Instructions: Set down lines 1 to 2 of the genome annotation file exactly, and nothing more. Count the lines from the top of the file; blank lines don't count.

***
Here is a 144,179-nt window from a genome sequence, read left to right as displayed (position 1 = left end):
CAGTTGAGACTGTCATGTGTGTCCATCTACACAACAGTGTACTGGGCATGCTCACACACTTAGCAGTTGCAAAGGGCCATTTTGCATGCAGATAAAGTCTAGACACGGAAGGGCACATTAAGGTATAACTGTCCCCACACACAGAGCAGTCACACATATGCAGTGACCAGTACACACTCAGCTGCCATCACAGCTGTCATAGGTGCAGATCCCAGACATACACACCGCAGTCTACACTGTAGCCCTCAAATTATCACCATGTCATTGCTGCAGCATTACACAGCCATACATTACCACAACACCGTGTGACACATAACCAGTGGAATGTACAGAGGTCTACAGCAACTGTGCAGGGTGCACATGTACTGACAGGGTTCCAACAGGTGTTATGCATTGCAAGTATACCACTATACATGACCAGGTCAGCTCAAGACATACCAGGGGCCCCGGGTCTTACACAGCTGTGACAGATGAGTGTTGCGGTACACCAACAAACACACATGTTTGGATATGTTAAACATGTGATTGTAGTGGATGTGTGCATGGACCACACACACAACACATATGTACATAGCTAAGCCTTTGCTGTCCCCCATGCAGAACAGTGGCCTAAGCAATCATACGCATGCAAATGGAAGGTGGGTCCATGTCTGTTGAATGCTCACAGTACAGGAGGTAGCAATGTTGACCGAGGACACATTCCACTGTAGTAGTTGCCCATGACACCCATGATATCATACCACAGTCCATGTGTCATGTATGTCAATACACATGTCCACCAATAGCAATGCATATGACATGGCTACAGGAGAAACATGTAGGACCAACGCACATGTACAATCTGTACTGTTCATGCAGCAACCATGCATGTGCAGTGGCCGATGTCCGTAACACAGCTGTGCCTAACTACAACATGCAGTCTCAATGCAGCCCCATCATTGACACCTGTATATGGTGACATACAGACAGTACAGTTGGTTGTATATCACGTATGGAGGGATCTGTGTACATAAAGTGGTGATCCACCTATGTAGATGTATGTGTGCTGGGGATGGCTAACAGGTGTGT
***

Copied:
Here is a 144,179-nt window from a genome sequence, read left to right as displayed (position 1 = left end):
CAGTTGAGACTGTCATGTGTGTCCATCTACACAACAGTGTACTGGGCATGCTCACACACTTAGCAGTTGCAAAGGGCCATTTTGCATGCAGATAAAGTCTAGACACGGAAGGGCACATTAAGGTATAACTGTCCCCACACACAGAGCAGTCACACATATGCAGTGACCAGTACACACTCAGCTGCCATCACAGCTGTCATAGGTGCAGATCCCAGACATACACACCGCAGTCTACACTGTAGCCCTCAAATTATCACCATGTCATTGCTGCAGCATTACACAGCCATACATTACCACAACACCGTGTGACACATAACCAGTGGAATGTACAGAGGTCTACAGCAACTGTGCAGGGTGCACATGTACTGACAGGGTTCCAACAGGTGTTATGCATTGCAAGTATACCACTATACATGACCAGGTCAGCTCAAGACATACCAGGGGCCCCGGGTCTTACACAGCTGTGACAGATGAGTGTTGCGGTACACCAACAAACACACATGTTTGGATATGTTAAACATGTGATTGTAGTGGATGTGTGCATGGACCACACACACAACACATATGTACATAGCTAAGCCTTTGCTGTCCCCCATGCAGAACAGTGGCCTAAGCAATCATACGCATGCAAATGGAAGGTGGGTCCATGTCTGTTGAATGCTCACAGTACAGGAGGTAGCAATGTTGACCGAGGACACATTCCACTGTAGTAGTTGCCCATGACACCCATGATATCATACCACAGTCCATGTGTCATGTATGTCAATACACATGTCCACCAATAGCAATGCATATGACATGGCTACAGGAGAAACATGTAGGACCAACGCACATGTACAATCTGTACTGTTCATGCAGCAACCATGCATGTGCAGTGGCCGATGTCCGTAACACAGCTGTGCCTAACTACAACATGCAGTCTCAATGCAGCCCCATCATTGACACCTGTATATGGTGACATACAGACAGTACAGTTGGTTGTATATCACGTATGGAGGGATCTGTGTACATAAAGTGGTGATCCACCTATGTAGATGTATGTGTGCTGGGGATGGCTAACAGGTGTGT